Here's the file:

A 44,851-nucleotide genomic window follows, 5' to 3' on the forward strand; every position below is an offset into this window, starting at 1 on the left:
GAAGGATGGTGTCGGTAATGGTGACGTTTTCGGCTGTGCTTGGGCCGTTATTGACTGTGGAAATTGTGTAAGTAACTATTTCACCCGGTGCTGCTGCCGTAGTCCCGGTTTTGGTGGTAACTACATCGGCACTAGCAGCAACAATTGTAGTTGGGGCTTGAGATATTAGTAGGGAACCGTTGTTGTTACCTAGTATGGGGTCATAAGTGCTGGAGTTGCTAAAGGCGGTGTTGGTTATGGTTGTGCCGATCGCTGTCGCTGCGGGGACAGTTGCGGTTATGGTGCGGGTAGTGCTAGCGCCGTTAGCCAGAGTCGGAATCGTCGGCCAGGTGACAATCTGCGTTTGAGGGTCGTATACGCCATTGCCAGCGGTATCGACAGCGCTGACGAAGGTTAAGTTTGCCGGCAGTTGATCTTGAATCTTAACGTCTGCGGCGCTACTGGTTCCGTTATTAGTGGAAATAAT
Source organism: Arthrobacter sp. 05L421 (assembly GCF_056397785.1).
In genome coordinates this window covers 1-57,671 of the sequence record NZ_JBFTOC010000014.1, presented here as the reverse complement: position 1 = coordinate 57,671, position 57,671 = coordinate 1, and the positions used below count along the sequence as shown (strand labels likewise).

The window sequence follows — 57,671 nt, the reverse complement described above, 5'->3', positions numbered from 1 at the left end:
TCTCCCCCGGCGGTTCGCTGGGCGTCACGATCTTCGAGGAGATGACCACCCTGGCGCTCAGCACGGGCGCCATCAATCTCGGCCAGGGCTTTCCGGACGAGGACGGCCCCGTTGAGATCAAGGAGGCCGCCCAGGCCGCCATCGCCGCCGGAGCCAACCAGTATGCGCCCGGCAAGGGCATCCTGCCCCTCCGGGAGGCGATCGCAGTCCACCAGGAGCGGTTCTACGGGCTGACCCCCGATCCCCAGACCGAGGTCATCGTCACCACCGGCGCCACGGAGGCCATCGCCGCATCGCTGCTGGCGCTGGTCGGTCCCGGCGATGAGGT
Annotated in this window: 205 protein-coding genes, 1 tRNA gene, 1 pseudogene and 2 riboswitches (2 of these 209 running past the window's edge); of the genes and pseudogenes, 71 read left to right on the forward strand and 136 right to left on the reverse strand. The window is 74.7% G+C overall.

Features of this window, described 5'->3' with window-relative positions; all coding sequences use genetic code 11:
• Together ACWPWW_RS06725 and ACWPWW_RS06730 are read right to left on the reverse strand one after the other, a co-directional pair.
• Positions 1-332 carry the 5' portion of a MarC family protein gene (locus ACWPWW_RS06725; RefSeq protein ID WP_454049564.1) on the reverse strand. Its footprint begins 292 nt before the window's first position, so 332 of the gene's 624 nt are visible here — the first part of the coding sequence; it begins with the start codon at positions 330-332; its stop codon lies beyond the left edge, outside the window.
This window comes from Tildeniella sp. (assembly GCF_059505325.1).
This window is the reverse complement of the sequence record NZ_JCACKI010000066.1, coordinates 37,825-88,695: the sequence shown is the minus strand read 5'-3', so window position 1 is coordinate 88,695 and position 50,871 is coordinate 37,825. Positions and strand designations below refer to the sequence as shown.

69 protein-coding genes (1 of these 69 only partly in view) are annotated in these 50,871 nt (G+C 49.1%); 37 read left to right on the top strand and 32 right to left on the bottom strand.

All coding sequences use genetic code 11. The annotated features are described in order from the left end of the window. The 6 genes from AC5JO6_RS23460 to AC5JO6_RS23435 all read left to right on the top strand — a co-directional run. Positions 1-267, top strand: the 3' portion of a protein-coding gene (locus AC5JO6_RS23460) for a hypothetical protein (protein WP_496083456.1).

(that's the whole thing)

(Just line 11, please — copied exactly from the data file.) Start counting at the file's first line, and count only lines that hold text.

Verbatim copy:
This window comes from Tildeniella sp. (assembly GCF_059505325.1).